Thursday, Oct 18, 2018
Energy | South America | Chile

Colbun looks to hydro-power for greater self-sufficiency in energy generation


7 years ago

BERNARDO MATTE LARRAIN, Chairman of Colbun
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Chile’s third-largest energy producer is working to better utilize the country’s water potential, and to decrease its reliance on imported gas and coal

Although rich in other natural resources, Chile does not boast vast reserves of petroleum. Therefore, the country has traditionally relied on coal, imported natural gas, and hydroelectric dams for energy production.

While Argentina was Chile’s main source for gas, internal problems and energy crises in that country have sometimes resulted in exports being cut, thereby creating energy shortages in Chile. Furthermore, recent droughts have highlighted hydroelectric power’s dependence on rainfall.

Operating in the Central Interconnected System (SIC) – Chile’s largest network that supplies electricity to 90% of the total population and runs over 1,300 miles from Taltal in the north to the island of Chiloe in the south – is energy giant Colbun. Part of the Matte Group, Colbun has 21 power plants with a total installed capacity of 1,268MW of hydroelectricity and 1,347MW of thermal power. It boasts a market share of approximately 25%, making it Chile’s third-biggest power company.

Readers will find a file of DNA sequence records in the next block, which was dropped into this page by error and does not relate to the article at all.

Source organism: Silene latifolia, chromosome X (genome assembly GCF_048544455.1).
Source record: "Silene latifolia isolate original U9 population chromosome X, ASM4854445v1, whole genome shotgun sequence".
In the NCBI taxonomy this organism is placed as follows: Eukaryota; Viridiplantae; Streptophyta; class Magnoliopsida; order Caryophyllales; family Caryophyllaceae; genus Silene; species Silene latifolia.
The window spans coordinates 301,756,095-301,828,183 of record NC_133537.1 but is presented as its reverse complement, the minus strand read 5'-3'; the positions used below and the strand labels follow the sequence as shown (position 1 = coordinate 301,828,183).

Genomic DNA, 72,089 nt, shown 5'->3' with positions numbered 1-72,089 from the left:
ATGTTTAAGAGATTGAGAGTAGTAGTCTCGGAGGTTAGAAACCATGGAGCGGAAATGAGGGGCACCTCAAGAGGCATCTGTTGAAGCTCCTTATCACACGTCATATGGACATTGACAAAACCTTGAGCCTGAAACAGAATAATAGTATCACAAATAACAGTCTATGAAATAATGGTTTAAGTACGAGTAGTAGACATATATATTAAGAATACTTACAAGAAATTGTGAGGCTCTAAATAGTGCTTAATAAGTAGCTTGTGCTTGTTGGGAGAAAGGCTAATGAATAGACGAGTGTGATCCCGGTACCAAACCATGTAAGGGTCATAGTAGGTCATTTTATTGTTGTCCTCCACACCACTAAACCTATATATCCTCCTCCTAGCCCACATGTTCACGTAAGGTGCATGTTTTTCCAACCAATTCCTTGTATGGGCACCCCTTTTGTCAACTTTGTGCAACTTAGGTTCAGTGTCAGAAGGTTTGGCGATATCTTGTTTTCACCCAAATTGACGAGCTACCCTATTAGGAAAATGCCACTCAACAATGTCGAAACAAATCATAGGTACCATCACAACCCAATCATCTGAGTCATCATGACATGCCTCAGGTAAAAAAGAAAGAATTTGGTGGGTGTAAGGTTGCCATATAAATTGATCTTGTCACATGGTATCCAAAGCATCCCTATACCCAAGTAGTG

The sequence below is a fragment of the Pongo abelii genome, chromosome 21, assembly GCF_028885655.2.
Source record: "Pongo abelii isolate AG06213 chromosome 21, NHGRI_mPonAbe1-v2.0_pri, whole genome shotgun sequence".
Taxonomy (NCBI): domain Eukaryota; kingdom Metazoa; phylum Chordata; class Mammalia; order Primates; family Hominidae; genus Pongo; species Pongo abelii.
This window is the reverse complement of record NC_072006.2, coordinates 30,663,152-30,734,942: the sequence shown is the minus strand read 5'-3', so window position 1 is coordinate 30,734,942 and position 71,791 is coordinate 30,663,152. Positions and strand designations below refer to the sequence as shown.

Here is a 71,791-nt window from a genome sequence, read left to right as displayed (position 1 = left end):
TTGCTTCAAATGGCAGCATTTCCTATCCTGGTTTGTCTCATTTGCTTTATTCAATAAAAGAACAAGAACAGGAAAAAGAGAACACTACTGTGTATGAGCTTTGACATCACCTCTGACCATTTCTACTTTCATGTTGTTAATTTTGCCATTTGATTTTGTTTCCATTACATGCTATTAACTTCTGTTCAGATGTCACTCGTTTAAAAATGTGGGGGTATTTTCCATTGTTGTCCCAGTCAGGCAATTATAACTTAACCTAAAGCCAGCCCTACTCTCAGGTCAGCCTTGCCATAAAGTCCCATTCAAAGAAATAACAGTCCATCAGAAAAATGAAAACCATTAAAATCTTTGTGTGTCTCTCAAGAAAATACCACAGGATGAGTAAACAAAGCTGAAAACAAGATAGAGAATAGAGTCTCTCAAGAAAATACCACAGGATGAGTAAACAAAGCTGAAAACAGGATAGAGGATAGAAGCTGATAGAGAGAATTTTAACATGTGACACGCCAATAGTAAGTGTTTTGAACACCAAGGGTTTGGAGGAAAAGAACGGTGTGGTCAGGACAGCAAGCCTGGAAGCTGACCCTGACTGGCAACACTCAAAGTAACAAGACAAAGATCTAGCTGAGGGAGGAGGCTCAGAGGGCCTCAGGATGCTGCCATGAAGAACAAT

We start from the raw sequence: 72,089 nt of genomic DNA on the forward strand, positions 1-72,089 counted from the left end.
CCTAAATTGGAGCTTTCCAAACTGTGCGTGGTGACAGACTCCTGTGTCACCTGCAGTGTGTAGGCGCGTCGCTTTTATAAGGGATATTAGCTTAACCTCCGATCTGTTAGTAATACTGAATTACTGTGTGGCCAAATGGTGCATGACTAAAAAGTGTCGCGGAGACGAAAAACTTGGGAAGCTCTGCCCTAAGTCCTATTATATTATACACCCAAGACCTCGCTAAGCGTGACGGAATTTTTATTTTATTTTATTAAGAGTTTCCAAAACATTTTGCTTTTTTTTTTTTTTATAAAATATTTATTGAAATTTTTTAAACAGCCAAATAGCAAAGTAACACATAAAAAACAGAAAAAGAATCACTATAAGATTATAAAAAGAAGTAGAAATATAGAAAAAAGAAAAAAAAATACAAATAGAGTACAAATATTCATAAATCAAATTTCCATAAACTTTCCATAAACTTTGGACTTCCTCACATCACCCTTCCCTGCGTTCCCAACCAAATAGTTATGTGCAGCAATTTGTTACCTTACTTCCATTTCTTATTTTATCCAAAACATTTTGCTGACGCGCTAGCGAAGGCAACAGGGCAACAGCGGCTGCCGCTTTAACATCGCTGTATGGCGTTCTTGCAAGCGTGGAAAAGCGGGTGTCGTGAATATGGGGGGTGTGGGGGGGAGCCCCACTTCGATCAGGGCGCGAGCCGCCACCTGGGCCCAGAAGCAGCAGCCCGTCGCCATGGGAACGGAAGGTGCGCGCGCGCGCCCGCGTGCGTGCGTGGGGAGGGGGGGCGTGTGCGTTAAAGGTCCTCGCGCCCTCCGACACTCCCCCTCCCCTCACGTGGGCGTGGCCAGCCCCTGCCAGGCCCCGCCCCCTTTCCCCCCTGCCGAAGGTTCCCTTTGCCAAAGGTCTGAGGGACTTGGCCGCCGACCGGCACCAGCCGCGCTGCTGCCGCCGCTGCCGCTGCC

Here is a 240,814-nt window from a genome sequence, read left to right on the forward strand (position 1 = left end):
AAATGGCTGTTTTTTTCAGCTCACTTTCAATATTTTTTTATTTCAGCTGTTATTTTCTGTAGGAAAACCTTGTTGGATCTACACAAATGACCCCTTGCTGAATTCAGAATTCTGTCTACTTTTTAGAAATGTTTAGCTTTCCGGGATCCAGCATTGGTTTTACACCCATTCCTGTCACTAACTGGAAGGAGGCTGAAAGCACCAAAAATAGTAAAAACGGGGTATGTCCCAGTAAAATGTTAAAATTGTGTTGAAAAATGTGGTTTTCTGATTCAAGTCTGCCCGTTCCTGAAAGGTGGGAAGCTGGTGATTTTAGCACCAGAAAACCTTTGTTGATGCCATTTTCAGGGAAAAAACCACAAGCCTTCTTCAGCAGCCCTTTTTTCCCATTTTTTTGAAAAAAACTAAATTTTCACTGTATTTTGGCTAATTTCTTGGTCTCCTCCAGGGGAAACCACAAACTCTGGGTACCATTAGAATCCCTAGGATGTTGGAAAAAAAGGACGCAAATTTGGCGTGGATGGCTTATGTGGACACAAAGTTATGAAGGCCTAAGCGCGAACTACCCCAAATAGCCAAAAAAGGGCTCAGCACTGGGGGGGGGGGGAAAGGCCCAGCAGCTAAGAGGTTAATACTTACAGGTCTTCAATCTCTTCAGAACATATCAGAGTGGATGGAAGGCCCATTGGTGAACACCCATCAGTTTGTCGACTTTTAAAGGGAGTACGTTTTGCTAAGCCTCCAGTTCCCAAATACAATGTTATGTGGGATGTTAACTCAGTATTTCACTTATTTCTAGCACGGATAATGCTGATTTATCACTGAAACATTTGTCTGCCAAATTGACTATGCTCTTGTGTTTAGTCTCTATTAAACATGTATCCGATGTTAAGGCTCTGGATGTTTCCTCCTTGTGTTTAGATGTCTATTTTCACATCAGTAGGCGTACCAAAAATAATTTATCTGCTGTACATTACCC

Colbun was originally created as a public company in 1986, operating just two hydroelectric stations (in Colbun and Machicura). In 1997 the company was privatized and eight years later, the Matte Group acquired it and greatly expanded it.
 we hav e to import gas and coal. so as an energy base, hydro-electric power is without a doubt the way forward for Chile’


“We’ve already doubled the size of Colbun and we have projects that will double it again in the next seven to 10 years,” says Bernardo Matte Larrain, company chairman.

Four specific projects Colbun currently has under construction include the 700MW coal plant in the coastal city of Coronel (some 330 miles south of Santiago), the 340MW hydroelectric station at Santa Barbara, and a smaller hydroelectric plant (144MW) at San Pedro, in the Lake District.

The fourth and most famous project is the HidroAysen project (in collaboration with Spain’s Endesa), with 2,700MW of capacity. “It comprises five stations in cascade formation: two in one river and the other three in another,” explains Mr. Matte. “It’ll be very efficient in that it will generate an enormous amount of electricity in an extremely small flood area.”

“Hydroelectricity is the main source of renewable energy there is in the world. Any other alternative in Chile involves importing fuel. As we don’t have gas, we have to bring it from far away. We have very little coal and it’s not enough, so we have to import it from Australia, Colombia, the U.S. and so on. So as an energy base, hydroelectric power is without a doubt the way forward for Chile.”

Aside from running highly successful companies in a variety of sectors, the Matte Larrain family is a great benefactor of education. One of the family’s projects is the SIP, or Primary Instruction System, which provides some 20,000 needy children with quality education.

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